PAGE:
On 2 March 2004 ESA's spacecraft Rosetta was launched from Kourou in French Guiana on an Ariane-5 G+ rocket. Its final destination was comet 67P/Churyumov-Gerasimenko.

After a ten-year flight through space Rosetta managed, for the first time ever, a rendezvous with a comet. On 6 August 2014 the spacecraft was put into an orbit around the comet, to escort it on its path to perihelion and beyond. During Rosetta's mission spectacular images of the comet were taken and new knowledge was obtained about the origin of our solar system.

On 12 November 2014 Rosetta made history again by putting the lander unit Philae onto the surface of the comet.

On 30 September 2016 Rosetta's mission was ended by a controlled crash of the spacecraft onto the comet's surface.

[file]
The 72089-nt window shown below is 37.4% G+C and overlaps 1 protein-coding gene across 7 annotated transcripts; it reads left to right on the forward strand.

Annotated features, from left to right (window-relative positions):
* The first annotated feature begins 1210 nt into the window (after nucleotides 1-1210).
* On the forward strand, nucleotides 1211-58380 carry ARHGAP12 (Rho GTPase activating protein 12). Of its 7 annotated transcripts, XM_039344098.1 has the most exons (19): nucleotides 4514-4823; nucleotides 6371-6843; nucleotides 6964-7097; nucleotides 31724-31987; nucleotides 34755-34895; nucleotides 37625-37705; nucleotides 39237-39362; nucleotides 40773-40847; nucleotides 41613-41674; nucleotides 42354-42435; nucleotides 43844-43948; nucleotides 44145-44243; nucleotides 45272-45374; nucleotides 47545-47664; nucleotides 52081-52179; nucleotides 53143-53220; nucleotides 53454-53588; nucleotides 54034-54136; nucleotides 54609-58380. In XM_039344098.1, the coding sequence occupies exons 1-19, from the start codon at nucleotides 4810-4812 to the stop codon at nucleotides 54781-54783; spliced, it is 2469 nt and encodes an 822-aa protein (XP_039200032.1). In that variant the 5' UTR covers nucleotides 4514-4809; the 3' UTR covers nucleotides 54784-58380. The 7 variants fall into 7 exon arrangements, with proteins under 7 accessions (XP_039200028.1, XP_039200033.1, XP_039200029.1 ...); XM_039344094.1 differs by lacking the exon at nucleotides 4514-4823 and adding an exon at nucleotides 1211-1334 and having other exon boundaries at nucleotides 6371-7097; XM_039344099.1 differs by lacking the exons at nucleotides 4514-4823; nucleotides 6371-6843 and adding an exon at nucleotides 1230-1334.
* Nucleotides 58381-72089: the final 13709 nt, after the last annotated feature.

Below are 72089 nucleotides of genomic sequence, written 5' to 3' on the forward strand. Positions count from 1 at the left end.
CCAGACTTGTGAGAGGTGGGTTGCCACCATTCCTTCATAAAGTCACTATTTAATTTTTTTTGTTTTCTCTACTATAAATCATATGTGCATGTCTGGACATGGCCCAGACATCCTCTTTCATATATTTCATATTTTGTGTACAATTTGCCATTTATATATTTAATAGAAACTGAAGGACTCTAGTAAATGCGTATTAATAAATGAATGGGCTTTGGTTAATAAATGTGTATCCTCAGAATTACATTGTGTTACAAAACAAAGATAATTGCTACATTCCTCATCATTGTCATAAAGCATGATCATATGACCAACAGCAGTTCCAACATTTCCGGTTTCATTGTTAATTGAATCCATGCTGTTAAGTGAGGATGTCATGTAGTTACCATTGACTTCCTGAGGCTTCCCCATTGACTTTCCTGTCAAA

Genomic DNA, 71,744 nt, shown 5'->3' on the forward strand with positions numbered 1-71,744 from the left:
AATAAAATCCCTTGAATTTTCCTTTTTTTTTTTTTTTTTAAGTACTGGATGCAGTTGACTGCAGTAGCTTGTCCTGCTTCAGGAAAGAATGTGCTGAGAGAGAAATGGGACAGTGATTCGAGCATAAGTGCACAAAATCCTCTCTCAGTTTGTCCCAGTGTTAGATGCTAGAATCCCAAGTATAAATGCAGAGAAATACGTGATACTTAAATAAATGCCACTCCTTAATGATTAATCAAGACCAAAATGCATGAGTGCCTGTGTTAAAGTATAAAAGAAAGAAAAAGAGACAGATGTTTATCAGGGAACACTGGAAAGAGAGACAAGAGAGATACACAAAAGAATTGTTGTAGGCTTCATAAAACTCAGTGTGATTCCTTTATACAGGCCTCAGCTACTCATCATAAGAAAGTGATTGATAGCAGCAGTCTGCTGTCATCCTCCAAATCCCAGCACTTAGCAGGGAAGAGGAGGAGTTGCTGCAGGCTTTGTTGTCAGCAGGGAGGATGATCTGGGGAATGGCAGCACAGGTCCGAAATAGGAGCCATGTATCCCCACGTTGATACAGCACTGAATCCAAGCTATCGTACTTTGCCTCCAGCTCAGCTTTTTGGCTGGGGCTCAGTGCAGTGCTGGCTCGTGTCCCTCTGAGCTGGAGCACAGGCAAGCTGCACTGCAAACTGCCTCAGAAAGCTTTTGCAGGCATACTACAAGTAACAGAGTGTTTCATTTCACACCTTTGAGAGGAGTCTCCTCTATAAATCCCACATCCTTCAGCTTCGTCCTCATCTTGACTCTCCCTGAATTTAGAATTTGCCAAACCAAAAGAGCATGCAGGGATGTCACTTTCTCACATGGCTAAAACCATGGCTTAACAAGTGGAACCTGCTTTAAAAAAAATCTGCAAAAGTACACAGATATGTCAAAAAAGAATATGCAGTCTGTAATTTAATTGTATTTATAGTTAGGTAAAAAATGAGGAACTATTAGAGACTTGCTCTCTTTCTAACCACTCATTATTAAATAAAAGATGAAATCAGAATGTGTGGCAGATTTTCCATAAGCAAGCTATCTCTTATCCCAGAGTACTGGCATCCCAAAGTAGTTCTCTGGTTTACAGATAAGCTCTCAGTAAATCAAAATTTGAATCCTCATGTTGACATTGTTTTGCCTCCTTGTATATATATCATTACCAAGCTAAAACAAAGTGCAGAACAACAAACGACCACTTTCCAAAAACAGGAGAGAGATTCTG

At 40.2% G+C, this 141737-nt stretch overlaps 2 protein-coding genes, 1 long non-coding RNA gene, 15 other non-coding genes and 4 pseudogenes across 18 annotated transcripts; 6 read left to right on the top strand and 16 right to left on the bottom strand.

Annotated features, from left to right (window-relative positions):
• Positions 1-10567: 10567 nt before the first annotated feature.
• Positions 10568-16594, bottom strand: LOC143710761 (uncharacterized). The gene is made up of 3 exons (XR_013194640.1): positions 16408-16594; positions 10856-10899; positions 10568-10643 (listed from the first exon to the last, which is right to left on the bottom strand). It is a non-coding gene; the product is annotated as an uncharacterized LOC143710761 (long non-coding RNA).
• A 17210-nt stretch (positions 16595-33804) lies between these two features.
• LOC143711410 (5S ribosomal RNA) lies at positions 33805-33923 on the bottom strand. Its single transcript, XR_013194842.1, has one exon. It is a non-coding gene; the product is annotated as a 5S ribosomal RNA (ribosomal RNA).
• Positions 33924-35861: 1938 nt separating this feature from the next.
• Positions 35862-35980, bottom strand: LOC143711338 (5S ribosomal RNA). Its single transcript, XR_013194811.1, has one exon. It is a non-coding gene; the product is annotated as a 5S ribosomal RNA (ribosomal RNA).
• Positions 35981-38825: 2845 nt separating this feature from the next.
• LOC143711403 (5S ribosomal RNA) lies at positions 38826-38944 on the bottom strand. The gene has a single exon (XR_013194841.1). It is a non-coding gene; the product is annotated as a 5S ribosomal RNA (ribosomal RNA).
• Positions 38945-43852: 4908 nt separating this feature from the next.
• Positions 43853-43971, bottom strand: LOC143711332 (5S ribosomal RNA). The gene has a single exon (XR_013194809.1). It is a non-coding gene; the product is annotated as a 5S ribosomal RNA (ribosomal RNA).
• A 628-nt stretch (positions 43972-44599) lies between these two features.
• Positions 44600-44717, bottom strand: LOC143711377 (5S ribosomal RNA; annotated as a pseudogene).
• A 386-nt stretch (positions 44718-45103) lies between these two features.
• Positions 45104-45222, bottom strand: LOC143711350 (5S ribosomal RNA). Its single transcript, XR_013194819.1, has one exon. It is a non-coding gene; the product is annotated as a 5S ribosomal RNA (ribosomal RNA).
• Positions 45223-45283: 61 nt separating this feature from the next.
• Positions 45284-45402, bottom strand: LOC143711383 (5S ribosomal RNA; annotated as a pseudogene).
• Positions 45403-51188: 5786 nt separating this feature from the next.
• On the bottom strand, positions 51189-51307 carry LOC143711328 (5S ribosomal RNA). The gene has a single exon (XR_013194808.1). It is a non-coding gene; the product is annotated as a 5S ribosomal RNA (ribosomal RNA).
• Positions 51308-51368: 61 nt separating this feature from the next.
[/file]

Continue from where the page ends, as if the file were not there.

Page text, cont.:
IWF Graz was the lead in the development of the atomic force microscope MIDAS, an instrument that can analyze the micro-texture and the sizes of dust grains in the coma, with a precision of several nanometers. IWF was also involved in the development of MUPUS, which studied the physical properties of the cometary surface; the mass-spectrometer COSIMA, which studied the dust in the coma; and the magnetometers ROMAP and RPC-MAG.

Further information about the Rosetta mission can be found at ESA.